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Dear Ken Keller,

I’ve got a problem every winter. Employees who are sick with a cold, the flu, or a bug of some sort, come to work.

All day long they cough, sneeze and look and speak as if they are ill. Which they are!

While we have work to do, I don’t want sick employees coming to work. These ill employees are getting my other employees sick. What can I do?

– Mary Y.

Dear Mary:

What you are experiencing happens every year, starting in the late summer and running through the middle of June. The “my employees are sick” season falls directly in line with the public school year calendar.

Classrooms are Petri dishes for colds, the flu and every other known illness that can be spread. Parents with school aged children, up to and including college, often bring those germs to places of employment.

Once in your workplace, those germs spread quickly, infecting your employees. Your workplace then becomes a second Petri dish, with germs on keyboards, doors, coffee pots, coffee cups, phones, a computer mouse; faucets; anywhere a human touches.

A New York Times article from 2006 states:

… cold and flu viruses survive longer on inanimate surfaces that are nonporous, like metal, plastic and wood, and less on porous surfaces, like clothing, paper and tissue. Most flu viruses can live one to two days on nonporous surfaces, and 8 to 12 hours on porous surfaces. But a 2006 study found that avian influenza seemed particularly hardy, surviving as long as six days on some surfaces.

Cold viruses, however, deteriorate quickly. A study in 2007 found that when objects in a hotel room — light switches, telephones — were contaminated with a cold virus, 60 percent of healthy volunteers picked up the virus when they touched one of the objects an hour later. Eighteen hours later, the transmission rate was cut in half.

On skin, cold and flu viruses generally last less than a few minutes, but that can be plenty of time: studies show that most people touch their hands or mouth several times in the course of daily activities — enough to cause infection.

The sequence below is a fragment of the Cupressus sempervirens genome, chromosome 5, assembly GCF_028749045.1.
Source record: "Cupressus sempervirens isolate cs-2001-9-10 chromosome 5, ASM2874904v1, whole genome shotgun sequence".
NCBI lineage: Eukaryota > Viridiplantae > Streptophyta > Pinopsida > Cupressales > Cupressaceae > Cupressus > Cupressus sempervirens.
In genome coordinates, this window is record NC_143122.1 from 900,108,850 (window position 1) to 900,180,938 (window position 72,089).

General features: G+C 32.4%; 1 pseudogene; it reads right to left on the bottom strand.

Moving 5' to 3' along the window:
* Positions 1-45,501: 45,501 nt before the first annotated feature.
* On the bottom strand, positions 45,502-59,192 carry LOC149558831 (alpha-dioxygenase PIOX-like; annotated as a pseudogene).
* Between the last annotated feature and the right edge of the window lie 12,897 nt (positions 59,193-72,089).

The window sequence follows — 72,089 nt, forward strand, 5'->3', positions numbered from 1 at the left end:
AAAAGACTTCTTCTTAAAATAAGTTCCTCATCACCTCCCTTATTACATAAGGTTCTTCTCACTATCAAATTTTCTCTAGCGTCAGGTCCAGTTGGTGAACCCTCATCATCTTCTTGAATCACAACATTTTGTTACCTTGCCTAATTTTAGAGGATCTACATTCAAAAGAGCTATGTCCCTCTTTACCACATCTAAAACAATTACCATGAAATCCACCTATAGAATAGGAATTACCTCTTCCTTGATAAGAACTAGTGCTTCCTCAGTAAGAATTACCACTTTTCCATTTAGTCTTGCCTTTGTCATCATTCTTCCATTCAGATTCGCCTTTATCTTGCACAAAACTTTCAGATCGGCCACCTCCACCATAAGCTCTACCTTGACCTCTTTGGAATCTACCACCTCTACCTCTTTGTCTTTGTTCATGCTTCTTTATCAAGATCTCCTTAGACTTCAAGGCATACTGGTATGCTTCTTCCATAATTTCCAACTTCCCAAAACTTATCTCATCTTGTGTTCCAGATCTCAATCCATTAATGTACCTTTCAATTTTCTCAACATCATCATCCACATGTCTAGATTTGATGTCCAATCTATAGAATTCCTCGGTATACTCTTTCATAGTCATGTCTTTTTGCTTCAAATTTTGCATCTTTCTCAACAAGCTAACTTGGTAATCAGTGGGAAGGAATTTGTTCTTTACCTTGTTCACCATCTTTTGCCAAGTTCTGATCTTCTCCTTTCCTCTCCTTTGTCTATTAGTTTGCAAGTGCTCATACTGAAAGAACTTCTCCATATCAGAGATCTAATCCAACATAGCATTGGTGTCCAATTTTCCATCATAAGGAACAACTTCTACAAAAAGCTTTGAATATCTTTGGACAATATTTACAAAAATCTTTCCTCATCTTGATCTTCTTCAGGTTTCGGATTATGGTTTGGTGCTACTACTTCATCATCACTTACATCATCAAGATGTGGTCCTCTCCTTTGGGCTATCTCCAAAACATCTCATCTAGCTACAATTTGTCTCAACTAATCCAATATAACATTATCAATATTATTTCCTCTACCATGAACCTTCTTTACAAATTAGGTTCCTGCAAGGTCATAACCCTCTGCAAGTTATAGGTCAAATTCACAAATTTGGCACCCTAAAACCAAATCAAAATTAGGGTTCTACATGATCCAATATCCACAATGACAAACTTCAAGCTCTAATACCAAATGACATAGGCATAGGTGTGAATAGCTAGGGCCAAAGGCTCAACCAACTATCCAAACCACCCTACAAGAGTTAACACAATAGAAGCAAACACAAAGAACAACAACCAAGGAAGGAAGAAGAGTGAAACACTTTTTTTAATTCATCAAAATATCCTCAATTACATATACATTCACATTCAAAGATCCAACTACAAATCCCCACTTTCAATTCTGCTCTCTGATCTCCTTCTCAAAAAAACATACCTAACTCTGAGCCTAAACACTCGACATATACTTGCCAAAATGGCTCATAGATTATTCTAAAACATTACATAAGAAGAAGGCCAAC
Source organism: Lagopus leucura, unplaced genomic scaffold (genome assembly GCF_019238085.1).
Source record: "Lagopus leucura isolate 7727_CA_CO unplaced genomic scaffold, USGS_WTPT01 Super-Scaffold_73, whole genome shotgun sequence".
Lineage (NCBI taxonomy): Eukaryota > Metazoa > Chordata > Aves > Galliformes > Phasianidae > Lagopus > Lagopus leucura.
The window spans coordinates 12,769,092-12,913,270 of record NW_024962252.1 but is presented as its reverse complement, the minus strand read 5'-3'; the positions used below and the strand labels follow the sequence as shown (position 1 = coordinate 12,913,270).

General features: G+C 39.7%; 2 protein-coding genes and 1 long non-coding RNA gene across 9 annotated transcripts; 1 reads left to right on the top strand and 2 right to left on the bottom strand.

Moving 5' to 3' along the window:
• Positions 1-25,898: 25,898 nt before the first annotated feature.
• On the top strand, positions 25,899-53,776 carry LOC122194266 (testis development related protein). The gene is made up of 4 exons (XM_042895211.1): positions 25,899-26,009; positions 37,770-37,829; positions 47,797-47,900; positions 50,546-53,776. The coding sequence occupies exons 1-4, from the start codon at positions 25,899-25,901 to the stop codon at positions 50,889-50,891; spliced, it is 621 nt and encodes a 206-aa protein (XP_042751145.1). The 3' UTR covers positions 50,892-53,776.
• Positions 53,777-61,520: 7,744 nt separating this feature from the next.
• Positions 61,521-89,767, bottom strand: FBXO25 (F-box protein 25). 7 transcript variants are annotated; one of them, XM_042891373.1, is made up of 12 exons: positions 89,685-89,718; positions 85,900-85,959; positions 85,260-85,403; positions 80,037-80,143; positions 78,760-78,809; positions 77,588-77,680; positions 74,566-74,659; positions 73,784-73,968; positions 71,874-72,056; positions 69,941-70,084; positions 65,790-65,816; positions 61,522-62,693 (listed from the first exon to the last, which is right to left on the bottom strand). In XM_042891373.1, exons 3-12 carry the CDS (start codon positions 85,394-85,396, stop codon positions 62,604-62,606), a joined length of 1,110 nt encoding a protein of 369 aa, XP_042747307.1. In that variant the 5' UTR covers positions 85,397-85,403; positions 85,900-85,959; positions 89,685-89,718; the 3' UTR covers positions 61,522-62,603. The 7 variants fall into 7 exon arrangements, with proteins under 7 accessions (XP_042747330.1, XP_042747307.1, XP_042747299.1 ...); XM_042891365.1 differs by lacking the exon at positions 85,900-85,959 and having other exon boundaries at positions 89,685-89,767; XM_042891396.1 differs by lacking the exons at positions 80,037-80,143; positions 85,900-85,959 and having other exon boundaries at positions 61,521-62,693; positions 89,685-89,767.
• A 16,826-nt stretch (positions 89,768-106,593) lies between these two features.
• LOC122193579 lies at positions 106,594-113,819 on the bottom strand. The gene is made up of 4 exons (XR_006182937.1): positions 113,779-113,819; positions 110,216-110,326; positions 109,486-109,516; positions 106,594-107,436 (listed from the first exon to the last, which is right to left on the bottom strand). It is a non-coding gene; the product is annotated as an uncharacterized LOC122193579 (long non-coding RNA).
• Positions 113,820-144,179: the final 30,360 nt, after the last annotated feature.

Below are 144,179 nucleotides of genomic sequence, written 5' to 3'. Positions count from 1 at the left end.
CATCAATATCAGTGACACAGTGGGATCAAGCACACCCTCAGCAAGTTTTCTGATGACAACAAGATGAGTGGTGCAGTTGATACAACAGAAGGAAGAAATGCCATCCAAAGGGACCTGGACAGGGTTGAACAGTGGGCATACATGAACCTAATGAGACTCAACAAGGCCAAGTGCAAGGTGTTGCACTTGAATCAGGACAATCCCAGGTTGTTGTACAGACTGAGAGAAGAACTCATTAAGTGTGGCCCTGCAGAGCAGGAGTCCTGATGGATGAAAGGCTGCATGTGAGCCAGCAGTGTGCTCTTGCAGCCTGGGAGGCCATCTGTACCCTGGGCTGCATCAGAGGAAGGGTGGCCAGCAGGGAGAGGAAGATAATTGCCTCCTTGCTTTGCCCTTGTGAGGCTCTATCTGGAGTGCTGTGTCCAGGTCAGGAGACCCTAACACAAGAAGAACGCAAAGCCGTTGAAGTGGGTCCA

Whatever viruses or bacteria that picked up in your facility travels with your employees via cars, clothes, purses, briefcases and backpacks home. From there it is transported again visit classrooms and other places of work.

For months on end, this can be a never ending cycle.

Back to your original question; it may well be time to review your sick day policies.

Some employees will use every single sick day that they have been granted simply because sick days are viewed as paid holidays. You will know who these people likely are by simply reviewing their records.

Other employees will seldom use their sick days because they don’t want to miss work, regardless of whether or not they are sick. These so-called martyrs may be the well-intentioned dedicated employees who leave their fellow employees coughing and sneezing in their wake.

Still others will use the sick days they need to and let the rest accrue.

Understand that some employees will come to work when they are ill because they need the income.

Most employers tend to set up their sick day policies to manage those who take advantage of their employer. You did not say it but that is what I suspect is happening in your company.

Your goal should be to have people stay home to recover when they are sick and to eliminate the risk of spreading whatever illness they have to other employees.

Many employers do what is usual and customary in their industry when setting these kinds of policies.

My experience is that these are not always policies of an employer of choice. What they do is cater to the lowest common denominator of the most disengaged employee who will take advantage whenever possible for time off with pay.

My recommendation is that you try to find a solution that addresses the needs of your employees and meets your goals and that may require out of the box thinking which may be more expensive but will also gain employee loyalty and improved productivity of the entire team.

Ken Keller is a syndicated business columnist focused on the leadership needs of small and midsize closely held companies. Contact him at KenKeller@SBCglobal.net. Keller’s column reflects his own views and not necessarily those of this media outlet.

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